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I agree that it is easier to keep a better watch with AP. I don't have a problem with AP on a fast boat, I just can't imagine someone leaving the helm under those conditions.
Wifey B: I can't imagine any of the situations where one leaves the helm and the boat continues on autopilot. Don't agree with going for a sandwich or to use the bathroom or with sleeping at the helm. For any of those, put it in neutral and sit or at worst an idle.
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Old 08-01-2018, 05:10 PM   #12
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Wifey B: I can't imagine any of the situations where one leaves the helm and the boat continues on autopilot. Don't agree with going for a sandwich or to use the bathroom or with sleeping at the helm. For any of those, put it in neutral and sit or at worst an idle.
Yup, I never leave the helm on auto pilot or just in gear.
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Old 08-01-2018, 05:13 PM   #13
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Can't imagine having that much faith in technology.

My favourite is still the fellow that was on auto-pilot and away from the helm while transiting the Second Narrows in Vancouver Harbour. Had to go party with the teenage girls on deck. If you have every gone under that bridge you know how stupid this was.

Yacht crashes into CN second narrows rail bridge
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Old 08-01-2018, 05:18 PM   #14
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Was the capt on a collision course when he left the helm? A minute at 30 mph is a half mile so he had to see the shrimper. Maybe the shrimper changed course? No one on board could measure a fish except the capt? Iím sure thatís one minute that he would like a do-over.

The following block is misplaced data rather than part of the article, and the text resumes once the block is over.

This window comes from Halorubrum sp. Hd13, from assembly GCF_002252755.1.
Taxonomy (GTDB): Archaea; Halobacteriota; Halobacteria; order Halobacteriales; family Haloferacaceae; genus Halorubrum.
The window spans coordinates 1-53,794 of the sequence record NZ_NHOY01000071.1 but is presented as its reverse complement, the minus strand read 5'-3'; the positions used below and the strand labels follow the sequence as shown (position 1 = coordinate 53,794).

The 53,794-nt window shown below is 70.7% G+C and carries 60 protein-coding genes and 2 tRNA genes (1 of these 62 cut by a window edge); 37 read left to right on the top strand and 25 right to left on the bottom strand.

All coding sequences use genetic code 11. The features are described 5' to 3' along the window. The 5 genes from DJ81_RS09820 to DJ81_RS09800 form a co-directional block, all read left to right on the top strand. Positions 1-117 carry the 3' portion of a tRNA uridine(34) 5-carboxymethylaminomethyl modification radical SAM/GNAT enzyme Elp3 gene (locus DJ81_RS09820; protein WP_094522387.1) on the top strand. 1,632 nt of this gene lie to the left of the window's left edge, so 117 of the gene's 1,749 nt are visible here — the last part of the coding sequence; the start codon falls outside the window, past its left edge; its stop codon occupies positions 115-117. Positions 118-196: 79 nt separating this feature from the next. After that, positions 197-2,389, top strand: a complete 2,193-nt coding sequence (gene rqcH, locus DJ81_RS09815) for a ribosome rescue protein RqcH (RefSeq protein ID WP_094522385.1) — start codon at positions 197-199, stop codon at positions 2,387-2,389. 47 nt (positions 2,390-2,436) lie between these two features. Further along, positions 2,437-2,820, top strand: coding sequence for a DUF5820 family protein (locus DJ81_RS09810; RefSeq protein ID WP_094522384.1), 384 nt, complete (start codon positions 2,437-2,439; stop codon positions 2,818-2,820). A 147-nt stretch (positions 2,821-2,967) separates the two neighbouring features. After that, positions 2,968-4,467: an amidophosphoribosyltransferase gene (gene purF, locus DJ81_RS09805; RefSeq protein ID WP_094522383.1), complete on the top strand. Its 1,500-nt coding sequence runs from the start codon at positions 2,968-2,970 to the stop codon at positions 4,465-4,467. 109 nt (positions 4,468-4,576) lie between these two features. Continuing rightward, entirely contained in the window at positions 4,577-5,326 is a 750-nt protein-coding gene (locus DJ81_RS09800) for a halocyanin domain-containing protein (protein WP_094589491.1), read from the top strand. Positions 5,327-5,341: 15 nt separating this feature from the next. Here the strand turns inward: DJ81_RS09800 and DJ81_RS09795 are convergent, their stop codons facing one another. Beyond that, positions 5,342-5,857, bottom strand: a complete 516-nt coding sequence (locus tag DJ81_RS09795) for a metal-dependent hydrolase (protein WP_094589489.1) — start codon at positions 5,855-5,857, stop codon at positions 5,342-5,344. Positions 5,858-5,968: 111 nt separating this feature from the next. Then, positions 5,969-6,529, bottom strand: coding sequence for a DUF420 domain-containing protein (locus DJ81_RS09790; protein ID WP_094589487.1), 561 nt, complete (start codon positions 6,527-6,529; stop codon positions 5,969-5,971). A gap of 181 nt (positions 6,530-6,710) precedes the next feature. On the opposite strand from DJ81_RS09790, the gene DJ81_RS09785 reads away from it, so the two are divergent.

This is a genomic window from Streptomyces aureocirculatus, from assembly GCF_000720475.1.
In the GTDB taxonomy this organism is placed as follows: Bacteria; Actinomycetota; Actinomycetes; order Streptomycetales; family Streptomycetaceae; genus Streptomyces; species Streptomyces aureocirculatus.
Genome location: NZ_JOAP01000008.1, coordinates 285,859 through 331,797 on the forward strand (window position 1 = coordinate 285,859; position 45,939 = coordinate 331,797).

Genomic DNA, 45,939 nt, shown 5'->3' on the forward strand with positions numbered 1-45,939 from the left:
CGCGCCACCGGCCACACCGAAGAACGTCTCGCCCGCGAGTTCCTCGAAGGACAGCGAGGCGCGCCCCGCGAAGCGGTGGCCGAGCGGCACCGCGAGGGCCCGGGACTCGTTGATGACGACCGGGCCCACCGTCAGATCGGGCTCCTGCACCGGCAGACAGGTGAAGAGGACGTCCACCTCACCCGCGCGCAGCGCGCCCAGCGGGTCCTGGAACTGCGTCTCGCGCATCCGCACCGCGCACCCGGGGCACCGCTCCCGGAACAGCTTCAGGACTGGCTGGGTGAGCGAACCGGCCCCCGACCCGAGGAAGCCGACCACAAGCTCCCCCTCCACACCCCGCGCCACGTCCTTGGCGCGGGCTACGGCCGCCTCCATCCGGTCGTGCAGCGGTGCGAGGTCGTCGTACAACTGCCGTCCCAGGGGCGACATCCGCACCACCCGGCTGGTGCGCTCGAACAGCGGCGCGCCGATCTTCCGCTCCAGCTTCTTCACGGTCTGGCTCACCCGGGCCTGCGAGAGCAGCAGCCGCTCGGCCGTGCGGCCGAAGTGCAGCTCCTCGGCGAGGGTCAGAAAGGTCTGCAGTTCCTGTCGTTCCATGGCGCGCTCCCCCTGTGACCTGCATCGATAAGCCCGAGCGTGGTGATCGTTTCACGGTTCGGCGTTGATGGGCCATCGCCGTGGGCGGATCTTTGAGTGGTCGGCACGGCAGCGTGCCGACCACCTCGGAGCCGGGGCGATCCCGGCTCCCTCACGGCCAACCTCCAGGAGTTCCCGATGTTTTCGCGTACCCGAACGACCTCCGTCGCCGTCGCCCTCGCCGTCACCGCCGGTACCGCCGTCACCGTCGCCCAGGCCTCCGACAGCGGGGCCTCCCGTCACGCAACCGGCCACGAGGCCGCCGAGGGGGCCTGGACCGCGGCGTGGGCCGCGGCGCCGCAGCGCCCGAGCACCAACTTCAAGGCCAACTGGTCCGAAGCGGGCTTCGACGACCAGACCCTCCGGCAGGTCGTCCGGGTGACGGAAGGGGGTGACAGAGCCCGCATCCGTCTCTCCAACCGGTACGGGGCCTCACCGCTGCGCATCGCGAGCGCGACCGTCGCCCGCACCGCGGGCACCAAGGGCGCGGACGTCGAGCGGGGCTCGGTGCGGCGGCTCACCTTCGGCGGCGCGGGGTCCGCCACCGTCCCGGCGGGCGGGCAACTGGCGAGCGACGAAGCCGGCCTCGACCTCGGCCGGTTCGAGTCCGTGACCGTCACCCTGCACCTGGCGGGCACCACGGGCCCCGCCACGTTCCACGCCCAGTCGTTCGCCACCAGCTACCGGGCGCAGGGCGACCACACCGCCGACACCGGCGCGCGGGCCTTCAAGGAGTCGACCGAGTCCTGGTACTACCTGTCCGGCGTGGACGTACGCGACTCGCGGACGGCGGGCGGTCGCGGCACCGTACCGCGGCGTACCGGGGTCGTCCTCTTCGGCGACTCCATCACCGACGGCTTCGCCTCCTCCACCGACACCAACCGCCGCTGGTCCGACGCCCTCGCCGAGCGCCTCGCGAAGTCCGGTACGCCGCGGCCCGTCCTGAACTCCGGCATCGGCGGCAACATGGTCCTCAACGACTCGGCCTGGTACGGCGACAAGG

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Old 08-01-2018, 05:19 PM   #15
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Old 08-01-2018, 05:22 PM   #16
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It appears the captain didn't just leave the helm; he went aft/below in the cockpit. He'll be relieved of his captains status when it's all over, I'm sure.
I used to be a full time captain and logged many miles on a 47' & 63' sportfish ,both of which cruised @ 35 knots & topped out at 44. Truthfully ,sometimes I would leave the helm with the autopilot on for a bathroom break or to grab something to eat/drink. I would (and still do on our slow trawler) slow down and make sure there was no one anywhere close to being in my path before leaving the helm.
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Old 08-01-2018, 06:19 PM   #17
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We don't know whether this was a licensed USCG captain or that he was operating a charter boat. While I suspect some basis in fact, the entire article is based on a single witness and 'what he heard'.

I'm apprehensive to jump to conclusions.
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Old 08-01-2018, 06:23 PM   #18
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If running a charter boat he had to be a USCG licensed captain.

Leaving the helm wasn't the mistake, colliding with the shrimper was.
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Old 08-01-2018, 06:37 PM   #19
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Then there's the guy that got hit by a Seattle ferry because he set the autopilot (while in a fairly narrow channel) and then went to use the head. At least it probably helped him finish quicker when the ferry hit his boat.
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Old 08-01-2018, 08:17 PM   #20
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Leaving the helm wasn't the mistake, colliding with the shrimper was.

Since this is TF and since I donít know what Iím talking about, of course Iím going to weigh in.

I would disagree (respectfully). Colliding with the shrimper was the result of a mistake, not the mistake itself. The mistake was failing to keep an adequate watch which led to his failure to avoid a collision. Leaving the helm while on AP was simply how he failed to keep an adequate watch.

I think I get your point however. Leaving the helm while on AP in itself wasnít the problem. The problem was failing to keep an adequate watch. There may be other situations where leaving the helm, even at his cruise speed, would still have allowed an adequate watch. Hard to imagine that the radar was completely clear for 1 nm around him when he chose to leave the helm (assuming the mythical 1 minute away from the helm).